I think I have the best job in the world. I see some patients, supervise research fellows, and get to sit around to read and write, often in my backyard “office” if it is a nice day. Coronavirus disease (COVID-19) has changed my routine somewhat. I used to travel a lot; now I, quite happily, spend a lot more time at home with my wife. And, perhaps like a lot of folks, I’m thinking of doing more gardening.
For the past month, most of the patient care I have done has been by telephone or video visits. It’s worked out great for me. As a salaried employee of a university medical center, my monthly paycheck has come uninterrupted. My stress level is no higher now than before the pandemic, and I had time to binge watch all of Star Trek: Picard.
But, oh, how different it must be for the administrators of our department and medical center! With a situation in rapid flux, they are constantly having to modify our office procedures and staffing. People are being assigned and reassigned to new tasks weekly, if not daily. Decisions are being made—such as furloughs—that have painful effects on employee lives and, because people are empathetic, painful effects on the administrators too. Managing the operation when revenues will not come close to what was budgeted cannot be fun. I do not envy their responsibilities, but I appreciate how much they are doing to keep the ship afloat.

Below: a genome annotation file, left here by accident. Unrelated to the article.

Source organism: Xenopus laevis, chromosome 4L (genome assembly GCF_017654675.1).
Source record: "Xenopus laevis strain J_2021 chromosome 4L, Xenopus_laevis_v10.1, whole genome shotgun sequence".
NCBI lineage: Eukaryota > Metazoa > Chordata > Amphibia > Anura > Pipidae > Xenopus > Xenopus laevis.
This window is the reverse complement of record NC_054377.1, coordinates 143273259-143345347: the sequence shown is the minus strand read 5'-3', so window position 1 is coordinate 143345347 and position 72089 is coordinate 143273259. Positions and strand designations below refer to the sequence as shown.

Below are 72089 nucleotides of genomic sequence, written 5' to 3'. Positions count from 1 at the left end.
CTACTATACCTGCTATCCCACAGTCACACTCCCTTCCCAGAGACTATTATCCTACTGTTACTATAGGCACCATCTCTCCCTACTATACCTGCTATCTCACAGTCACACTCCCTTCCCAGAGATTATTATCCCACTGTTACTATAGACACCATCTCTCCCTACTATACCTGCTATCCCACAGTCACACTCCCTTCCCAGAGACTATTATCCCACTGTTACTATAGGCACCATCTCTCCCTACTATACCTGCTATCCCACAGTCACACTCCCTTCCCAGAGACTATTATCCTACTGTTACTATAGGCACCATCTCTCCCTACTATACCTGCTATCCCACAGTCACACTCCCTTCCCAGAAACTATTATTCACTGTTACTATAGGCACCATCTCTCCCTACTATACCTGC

For those of you in administrative positions in your practice, this issue has a lot to offer. We have articles on what to consider before implementing teledermatology in your practice on page 33 (for my video visits, I like to have a stethoscope wrapped prominently around my neck; I think it gives patients a clear sense they are speaking with a doctor), working with a recruiter to fill staff vacancies (page 22), HIPAA privacy and security concerns with using telemedicine (page 20), thoughts on value-based care as a reimbursement strategy for dermatologists (page 30), and the potential of JAK inhibitors as a treatment for COVID-19 (page 37).
Things may never be the same, but we will adapt. That’s what we do.